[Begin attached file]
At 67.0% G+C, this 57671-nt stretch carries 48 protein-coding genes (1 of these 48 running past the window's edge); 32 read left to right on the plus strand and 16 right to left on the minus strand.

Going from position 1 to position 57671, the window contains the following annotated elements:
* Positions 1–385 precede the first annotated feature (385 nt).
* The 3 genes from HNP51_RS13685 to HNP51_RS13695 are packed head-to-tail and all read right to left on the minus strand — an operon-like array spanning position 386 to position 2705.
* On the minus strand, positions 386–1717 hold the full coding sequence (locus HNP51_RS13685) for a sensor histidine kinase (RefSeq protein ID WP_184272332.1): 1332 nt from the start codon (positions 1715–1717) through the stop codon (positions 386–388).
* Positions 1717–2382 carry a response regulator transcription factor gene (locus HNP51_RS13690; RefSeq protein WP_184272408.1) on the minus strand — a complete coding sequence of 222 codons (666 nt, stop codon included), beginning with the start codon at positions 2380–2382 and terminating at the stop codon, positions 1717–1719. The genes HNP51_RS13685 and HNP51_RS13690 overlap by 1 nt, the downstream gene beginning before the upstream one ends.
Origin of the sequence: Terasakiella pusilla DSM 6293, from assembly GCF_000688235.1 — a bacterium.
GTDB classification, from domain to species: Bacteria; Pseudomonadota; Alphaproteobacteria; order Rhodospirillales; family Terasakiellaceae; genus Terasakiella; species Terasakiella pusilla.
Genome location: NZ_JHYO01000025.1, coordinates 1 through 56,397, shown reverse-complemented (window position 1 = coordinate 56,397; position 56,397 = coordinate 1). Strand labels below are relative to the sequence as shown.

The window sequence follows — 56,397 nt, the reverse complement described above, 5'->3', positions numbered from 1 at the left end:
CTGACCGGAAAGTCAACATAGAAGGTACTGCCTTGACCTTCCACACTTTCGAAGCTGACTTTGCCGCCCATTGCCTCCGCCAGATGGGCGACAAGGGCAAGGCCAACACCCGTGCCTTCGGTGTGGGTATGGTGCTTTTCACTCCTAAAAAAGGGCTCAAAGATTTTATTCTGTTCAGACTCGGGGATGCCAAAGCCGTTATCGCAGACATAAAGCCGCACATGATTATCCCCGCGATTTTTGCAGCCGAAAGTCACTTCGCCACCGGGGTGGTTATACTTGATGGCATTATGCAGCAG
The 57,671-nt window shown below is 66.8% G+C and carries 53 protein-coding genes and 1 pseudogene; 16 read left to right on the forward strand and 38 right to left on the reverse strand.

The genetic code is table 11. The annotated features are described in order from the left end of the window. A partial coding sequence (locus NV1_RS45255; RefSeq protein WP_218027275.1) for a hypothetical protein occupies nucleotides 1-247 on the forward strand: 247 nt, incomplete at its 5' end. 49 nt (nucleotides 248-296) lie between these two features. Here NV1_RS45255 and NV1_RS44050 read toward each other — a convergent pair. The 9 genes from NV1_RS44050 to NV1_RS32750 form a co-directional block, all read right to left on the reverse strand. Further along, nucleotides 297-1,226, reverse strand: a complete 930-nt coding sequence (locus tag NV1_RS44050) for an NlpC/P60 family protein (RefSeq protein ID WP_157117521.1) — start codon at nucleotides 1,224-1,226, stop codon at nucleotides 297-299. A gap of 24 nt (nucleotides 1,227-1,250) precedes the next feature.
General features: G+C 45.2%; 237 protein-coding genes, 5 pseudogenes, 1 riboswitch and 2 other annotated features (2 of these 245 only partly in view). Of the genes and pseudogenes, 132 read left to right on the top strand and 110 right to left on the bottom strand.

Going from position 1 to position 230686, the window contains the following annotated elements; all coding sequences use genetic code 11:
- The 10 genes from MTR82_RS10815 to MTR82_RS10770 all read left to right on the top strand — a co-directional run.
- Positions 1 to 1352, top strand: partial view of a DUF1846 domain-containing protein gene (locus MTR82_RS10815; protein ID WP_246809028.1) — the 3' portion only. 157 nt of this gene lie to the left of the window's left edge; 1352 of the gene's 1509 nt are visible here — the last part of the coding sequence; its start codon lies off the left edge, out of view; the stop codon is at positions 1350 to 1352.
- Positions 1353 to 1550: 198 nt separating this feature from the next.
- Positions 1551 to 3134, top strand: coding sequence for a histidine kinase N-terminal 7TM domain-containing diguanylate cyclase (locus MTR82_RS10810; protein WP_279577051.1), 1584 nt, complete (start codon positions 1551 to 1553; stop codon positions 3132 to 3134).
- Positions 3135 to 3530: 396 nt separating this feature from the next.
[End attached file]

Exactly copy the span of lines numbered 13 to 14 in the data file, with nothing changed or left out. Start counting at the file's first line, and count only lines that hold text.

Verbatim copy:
The genetic code is table 11. The annotated features are described in order from the left end of the window. A partial coding sequence (locus NV1_RS45255; RefSeq protein WP_218027275.1) for a hypothetical protein occupies nucleotides 1-247 on the forward strand: 247 nt, incomplete at its 5' end. 49 nt (nucleotides 248-296) lie between these two features. Here NV1_RS45255 and NV1_RS44050 read toward each other — a convergent pair. The 9 genes from NV1_RS44050 to NV1_RS32750 form a co-directional block, all read right to left on the reverse strand. Further along, nucleotides 297-1,226, reverse strand: a complete 930-nt coding sequence (locus tag NV1_RS44050) for an NlpC/P60 family protein (RefSeq protein ID WP_157117521.1) — start codon at nucleotides 1,224-1,226, stop codon at nucleotides 297-299. A gap of 24 nt (nucleotides 1,227-1,250) precedes the next feature.
General features: G+C 45.2%; 237 protein-coding genes, 5 pseudogenes, 1 riboswitch and 2 other annotated features (2 of these 245 only partly in view). Of the genes and pseudogenes, 132 read left to right on the top strand and 110 right to left on the bottom strand.